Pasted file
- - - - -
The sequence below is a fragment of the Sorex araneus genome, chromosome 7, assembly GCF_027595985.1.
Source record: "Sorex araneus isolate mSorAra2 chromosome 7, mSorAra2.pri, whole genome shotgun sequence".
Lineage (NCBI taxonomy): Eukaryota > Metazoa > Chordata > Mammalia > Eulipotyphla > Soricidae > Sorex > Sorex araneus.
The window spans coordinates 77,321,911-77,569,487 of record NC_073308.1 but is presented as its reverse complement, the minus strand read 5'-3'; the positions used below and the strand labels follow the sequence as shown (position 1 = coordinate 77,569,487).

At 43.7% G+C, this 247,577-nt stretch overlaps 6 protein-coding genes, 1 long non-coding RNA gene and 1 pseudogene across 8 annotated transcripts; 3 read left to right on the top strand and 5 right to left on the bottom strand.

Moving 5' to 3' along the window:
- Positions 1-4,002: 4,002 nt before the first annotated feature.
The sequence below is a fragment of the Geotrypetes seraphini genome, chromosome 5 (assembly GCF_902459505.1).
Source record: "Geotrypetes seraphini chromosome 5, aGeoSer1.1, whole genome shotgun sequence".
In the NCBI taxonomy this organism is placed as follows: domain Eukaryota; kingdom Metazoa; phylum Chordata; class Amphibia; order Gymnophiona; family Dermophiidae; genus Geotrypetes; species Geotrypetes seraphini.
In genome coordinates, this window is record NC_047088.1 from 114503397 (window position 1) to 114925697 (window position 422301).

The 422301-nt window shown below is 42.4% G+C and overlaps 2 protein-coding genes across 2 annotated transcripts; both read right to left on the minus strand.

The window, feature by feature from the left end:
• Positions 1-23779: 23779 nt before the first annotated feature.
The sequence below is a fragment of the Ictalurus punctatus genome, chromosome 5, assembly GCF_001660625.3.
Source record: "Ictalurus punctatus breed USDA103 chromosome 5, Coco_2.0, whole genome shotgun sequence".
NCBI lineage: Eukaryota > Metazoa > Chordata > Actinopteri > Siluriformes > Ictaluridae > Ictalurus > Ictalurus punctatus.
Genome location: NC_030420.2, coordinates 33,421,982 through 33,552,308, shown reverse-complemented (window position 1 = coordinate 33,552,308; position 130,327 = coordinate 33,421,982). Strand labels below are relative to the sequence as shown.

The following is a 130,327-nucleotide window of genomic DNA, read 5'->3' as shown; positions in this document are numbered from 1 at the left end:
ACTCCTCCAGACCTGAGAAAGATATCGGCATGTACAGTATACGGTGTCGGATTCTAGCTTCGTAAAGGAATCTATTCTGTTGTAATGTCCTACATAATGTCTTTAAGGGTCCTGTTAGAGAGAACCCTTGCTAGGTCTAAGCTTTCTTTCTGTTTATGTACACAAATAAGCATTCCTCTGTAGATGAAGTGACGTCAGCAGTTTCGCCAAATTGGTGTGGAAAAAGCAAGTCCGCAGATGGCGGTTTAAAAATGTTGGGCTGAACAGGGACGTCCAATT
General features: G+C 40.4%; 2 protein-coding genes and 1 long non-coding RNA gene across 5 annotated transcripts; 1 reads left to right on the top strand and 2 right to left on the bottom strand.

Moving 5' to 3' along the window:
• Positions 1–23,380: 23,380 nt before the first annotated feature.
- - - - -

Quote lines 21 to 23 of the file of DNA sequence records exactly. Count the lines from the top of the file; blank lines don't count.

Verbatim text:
General features: G+C 40.4%; 2 protein-coding genes and 1 long non-coding RNA gene across 5 annotated transcripts; 1 reads left to right on the top strand and 2 right to left on the bottom strand.

Moving 5' to 3' along the window:
• Positions 1–23,380: 23,380 nt before the first annotated feature.